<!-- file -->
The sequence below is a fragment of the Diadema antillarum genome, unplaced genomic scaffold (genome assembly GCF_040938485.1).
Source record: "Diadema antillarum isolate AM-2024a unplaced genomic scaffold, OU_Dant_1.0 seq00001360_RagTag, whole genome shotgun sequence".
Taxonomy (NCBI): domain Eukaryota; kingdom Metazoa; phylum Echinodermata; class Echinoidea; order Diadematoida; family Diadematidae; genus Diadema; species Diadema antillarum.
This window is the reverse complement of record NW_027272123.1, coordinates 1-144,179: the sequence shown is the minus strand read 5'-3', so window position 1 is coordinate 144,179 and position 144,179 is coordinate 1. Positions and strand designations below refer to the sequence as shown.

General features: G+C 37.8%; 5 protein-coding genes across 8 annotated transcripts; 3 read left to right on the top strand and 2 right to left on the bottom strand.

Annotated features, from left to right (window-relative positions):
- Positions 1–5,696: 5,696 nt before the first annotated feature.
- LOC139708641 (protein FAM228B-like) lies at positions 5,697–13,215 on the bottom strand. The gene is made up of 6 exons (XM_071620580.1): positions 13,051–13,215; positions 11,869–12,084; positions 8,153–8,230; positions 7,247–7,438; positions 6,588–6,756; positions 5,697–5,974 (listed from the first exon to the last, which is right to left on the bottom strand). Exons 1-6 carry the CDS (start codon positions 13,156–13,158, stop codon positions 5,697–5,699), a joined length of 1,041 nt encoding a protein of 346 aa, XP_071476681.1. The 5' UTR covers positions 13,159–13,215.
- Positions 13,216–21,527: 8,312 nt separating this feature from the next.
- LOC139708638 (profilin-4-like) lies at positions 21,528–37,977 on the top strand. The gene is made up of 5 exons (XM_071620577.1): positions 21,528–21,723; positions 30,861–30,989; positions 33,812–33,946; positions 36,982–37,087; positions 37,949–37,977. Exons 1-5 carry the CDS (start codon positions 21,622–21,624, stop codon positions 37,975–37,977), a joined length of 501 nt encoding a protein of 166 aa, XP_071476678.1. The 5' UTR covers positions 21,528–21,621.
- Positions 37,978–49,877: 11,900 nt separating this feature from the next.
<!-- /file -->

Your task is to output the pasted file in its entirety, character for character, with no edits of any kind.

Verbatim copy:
The sequence below is a fragment of the Diadema antillarum genome, unplaced genomic scaffold (genome assembly GCF_040938485.1).
Source record: "Diadema antillarum isolate AM-2024a unplaced genomic scaffold, OU_Dant_1.0 seq00001360_RagTag, whole genome shotgun sequence".
Taxonomy (NCBI): domain Eukaryota; kingdom Metazoa; phylum Echinodermata; class Echinoidea; order Diadematoida; family Diadematidae; genus Diadema; species Diadema antillarum.
This window is the reverse complement of record NW_027272123.1, coordinates 1-144,179: the sequence shown is the minus strand read 5'-3', so window position 1 is coordinate 144,179 and position 144,179 is coordinate 1. Positions and strand designations below refer to the sequence as shown.

General features: G+C 37.8%; 5 protein-coding genes across 8 annotated transcripts; 3 read left to right on the top strand and 2 right to left on the bottom strand.

Annotated features, from left to right (window-relative positions):
- Positions 1–5,696: 5,696 nt before the first annotated feature.
- LOC139708641 (protein FAM228B-like) lies at positions 5,697–13,215 on the bottom strand. The gene is made up of 6 exons (XM_071620580.1): positions 13,051–13,215; positions 11,869–12,084; positions 8,153–8,230; positions 7,247–7,438; positions 6,588–6,756; positions 5,697–5,974 (listed from the first exon to the last, which is right to left on the bottom strand). Exons 1-6 carry the CDS (start codon positions 13,156–13,158, stop codon positions 5,697–5,699), a joined length of 1,041 nt encoding a protein of 346 aa, XP_071476681.1. The 5' UTR covers positions 13,159–13,215.
- Positions 13,216–21,527: 8,312 nt separating this feature from the next.
- LOC139708638 (profilin-4-like) lies at positions 21,528–37,977 on the top strand. The gene is made up of 5 exons (XM_071620577.1): positions 21,528–21,723; positions 30,861–30,989; positions 33,812–33,946; positions 36,982–37,087; positions 37,949–37,977. Exons 1-5 carry the CDS (start codon positions 21,622–21,624, stop codon positions 37,975–37,977), a joined length of 501 nt encoding a protein of 166 aa, XP_071476678.1. The 5' UTR covers positions 21,528–21,621.
- Positions 37,978–49,877: 11,900 nt separating this feature from the next.